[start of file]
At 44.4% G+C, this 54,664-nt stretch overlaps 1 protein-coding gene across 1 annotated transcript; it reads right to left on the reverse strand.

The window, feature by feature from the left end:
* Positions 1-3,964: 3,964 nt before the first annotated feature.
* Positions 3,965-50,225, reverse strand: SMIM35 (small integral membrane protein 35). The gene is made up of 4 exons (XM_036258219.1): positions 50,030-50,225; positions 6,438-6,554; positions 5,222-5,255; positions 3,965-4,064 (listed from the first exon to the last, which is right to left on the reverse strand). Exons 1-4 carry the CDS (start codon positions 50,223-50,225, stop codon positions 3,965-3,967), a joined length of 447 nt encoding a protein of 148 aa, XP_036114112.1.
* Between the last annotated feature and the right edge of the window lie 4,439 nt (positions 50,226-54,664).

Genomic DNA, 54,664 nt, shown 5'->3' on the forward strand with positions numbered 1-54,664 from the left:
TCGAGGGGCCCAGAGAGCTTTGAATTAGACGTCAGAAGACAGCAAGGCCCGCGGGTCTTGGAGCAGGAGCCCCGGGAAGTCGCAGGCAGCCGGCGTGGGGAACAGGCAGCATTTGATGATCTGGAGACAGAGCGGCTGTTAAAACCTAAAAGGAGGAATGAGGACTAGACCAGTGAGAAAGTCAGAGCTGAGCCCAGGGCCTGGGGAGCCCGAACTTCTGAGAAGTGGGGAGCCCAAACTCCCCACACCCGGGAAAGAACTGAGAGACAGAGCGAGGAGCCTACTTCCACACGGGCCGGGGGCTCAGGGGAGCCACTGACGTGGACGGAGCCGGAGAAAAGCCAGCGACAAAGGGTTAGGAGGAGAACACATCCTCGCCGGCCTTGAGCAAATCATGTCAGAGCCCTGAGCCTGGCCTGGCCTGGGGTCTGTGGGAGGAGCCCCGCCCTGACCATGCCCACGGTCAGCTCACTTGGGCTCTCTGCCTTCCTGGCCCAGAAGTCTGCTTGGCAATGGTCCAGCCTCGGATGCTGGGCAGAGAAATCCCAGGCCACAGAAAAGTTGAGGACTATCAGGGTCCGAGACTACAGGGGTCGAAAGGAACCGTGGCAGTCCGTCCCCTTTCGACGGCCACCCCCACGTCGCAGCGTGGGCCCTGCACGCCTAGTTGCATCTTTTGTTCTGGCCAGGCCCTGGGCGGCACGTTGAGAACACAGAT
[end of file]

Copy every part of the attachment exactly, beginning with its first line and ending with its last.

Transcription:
At 44.4% G+C, this 54,664-nt stretch overlaps 1 protein-coding gene across 1 annotated transcript; it reads right to left on the reverse strand.

The window, feature by feature from the left end:
* Positions 1-3,964: 3,964 nt before the first annotated feature.
* Positions 3,965-50,225, reverse strand: SMIM35 (small integral membrane protein 35). The gene is made up of 4 exons (XM_036258219.1): positions 50,030-50,225; positions 6,438-6,554; positions 5,222-5,255; positions 3,965-4,064 (listed from the first exon to the last, which is right to left on the reverse strand). Exons 1-4 carry the CDS (start codon positions 50,223-50,225, stop codon positions 3,965-3,967), a joined length of 447 nt encoding a protein of 148 aa, XP_036114112.1.
* Between the last annotated feature and the right edge of the window lie 4,439 nt (positions 50,226-54,664).

Genomic DNA, 54,664 nt, shown 5'->3' on the forward strand with positions numbered 1-54,664 from the left:
TCGAGGGGCCCAGAGAGCTTTGAATTAGACGTCAGAAGACAGCAAGGCCCGCGGGTCTTGGAGCAGGAGCCCCGGGAAGTCGCAGGCAGCCGGCGTGGGGAACAGGCAGCATTTGATGATCTGGAGACAGAGCGGCTGTTAAAACCTAAAAGGAGGAATGAGGACTAGACCAGTGAGAAAGTCAGAGCTGAGCCCAGGGCCTGGGGAGCCCGAACTTCTGAGAAGTGGGGAGCCCAAACTCCCCACACCCGGGAAAGAACTGAGAGACAGAGCGAGGAGCCTACTTCCACACGGGCCGGGGGCTCAGGGGAGCCACTGACGTGGACGGAGCCGGAGAAAAGCCAGCGACAAAGGGTTAGGAGGAGAACACATCCTCGCCGGCCTTGAGCAAATCATGTCAGAGCCCTGAGCCTGGCCTGGCCTGGGGTCTGTGGGAGGAGCCCCGCCCTGACCATGCCCACGGTCAGCTCACTTGGGCTCTCTGCCTTCCTGGCCCAGAAGTCTGCTTGGCAATGGTCCAGCCTCGGATGCTGGGCAGAGAAATCCCAGGCCACAGAAAAGTTGAGGACTATCAGGGTCCGAGACTACAGGGGTCGAAAGGAACCGTGGCAGTCCGTCCCCTTTCGACGGCCACCCCCACGTCGCAGCGTGGGCCCTGCACGCCTAGTTGCATCTTTTGTTCTGGCCAGGCCCTGGGCGGCACGTTGAGAACACAGAT